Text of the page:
Contents


Permafrost

Robert Frost, The Early Years, 1874-1915 by Lawrance Thompson

Selected Prose of Robert Frost edited by Hyde Cox, edited by Edward Connery Lathem

Interviews with Robert Frost edited by Edward Connery Lathem

Burned Over Utopia

The Mormon Establishment by Wallace Turner

The Latter-day Saints: The Mormons Yesterday and Today by Robert Mullen

Nauvoo: Kingdom of the Mississippi by Robert Bruce Flanders

The Mestizo Republic

Brazil and Africa by José Honório Rodrigues, translated by Richard A. Mazzava, translated by Sam Hileman

Plantation Boy by José Honório Rodrigues, translated by Emmi Baum

A History of Modern Brazil by José Maria Bello, translated by James L. Taylor, with a concluding chapter by Rollie E. Poppino

New Perspectives of Brazil edited by Eric N. Baklanoff

Contributors

W.H. Auden (1907–1973) was an English poet, playwright, and essayist who lived and worked in the United States for much of the second half of his life. His work, from his early strictly metered verse, and plays written in collaboration with Christopher Isherwood, to his later dense poems and penetrating essays, represents one of the major achievements of twentieth-century literature.

Bernard Bergonzi is Emeritus Professor of English at the University of Warwick.

Raymond Carr was Warden of St. Antony’s College, Oxford, and has written extensively on modern Spanish history.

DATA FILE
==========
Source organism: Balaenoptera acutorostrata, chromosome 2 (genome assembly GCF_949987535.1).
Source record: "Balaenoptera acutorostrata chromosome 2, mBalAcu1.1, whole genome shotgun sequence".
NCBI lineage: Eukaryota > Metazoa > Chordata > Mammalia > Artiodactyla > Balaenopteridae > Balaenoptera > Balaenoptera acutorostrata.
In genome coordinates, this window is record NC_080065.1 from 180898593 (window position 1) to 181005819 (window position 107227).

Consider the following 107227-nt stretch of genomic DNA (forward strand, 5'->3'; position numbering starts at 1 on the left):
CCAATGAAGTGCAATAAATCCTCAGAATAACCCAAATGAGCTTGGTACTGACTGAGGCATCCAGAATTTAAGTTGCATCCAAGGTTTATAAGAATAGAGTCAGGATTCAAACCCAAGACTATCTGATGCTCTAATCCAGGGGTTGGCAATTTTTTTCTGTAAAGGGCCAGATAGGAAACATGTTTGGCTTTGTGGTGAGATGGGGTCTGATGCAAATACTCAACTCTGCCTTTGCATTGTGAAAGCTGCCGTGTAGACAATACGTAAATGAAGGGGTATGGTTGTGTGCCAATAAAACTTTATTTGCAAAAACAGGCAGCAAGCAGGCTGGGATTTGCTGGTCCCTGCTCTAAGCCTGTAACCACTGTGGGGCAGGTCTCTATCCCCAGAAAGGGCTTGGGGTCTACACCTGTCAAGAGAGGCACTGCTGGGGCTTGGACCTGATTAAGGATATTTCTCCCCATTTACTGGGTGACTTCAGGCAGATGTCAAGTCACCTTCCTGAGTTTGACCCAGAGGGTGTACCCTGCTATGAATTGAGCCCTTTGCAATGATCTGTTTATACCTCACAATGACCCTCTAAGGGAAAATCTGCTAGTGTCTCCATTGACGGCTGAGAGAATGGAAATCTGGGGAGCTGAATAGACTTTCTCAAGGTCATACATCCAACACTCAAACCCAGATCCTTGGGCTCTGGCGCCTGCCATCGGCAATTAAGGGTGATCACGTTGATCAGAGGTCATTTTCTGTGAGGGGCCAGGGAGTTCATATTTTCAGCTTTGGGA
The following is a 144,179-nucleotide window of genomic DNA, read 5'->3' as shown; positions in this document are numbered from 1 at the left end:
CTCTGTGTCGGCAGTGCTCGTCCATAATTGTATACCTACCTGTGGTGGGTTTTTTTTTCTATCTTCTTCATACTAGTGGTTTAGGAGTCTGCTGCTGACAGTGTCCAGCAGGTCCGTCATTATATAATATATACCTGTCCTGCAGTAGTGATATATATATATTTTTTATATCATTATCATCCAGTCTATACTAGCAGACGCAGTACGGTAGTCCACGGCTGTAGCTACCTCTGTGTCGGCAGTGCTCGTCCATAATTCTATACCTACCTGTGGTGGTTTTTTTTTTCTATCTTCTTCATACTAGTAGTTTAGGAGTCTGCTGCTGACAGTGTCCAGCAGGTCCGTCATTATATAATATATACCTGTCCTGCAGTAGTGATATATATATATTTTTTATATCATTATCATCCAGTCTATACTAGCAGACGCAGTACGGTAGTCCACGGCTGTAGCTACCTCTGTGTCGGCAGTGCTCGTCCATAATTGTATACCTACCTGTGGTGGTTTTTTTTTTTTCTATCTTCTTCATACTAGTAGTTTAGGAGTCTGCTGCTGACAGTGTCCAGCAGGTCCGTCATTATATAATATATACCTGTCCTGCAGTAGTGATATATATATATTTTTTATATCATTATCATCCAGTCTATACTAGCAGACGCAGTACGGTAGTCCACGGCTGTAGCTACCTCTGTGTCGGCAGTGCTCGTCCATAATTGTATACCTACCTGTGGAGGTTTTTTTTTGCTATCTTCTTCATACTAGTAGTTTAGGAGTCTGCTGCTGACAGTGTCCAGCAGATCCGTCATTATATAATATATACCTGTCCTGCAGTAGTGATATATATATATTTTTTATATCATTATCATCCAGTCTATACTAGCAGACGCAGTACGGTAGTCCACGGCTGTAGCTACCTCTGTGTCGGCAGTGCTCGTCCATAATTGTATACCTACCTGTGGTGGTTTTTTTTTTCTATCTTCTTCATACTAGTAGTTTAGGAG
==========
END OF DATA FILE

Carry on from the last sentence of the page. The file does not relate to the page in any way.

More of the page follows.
M. I. Finley (1912-1986), the son of Nathan Finkelstein and Anna Katzellenbogen, was born in New York City. He graduated from Syracuse University at the age of fifteen and received an MA in public law from Columbia, before turning to the study of ancient history. During the Thirties Finley taught at Columbia and City College and developed an interest in the sociology of the ancient world that was shaped in part by his association with members of the Frankfurt School who were working in exile in America. In 1952, when he was teaching at Rutgers, Finley was summoned before the Senate Internal Security Subcommittee and asked whether he had ever been a member of the Communist Party. He refused to answer, invoking the Fifth Amendment; by the end of the year he had been fired from the university by a unanimous vote of its trustees. Unable to find work in the US, Finley moved to England, where he taught for many years at Cambridge, helping to redirect the focus of classical education from a narrow emphasis on philology to a wider concern with culture, economics, and society. He became a British subject in 1962 and was knighted in 1979. Among Finley’s best-known works are The Ancient Economy, Ancient Slavery and Modern Ideology, and The World of Odysseus.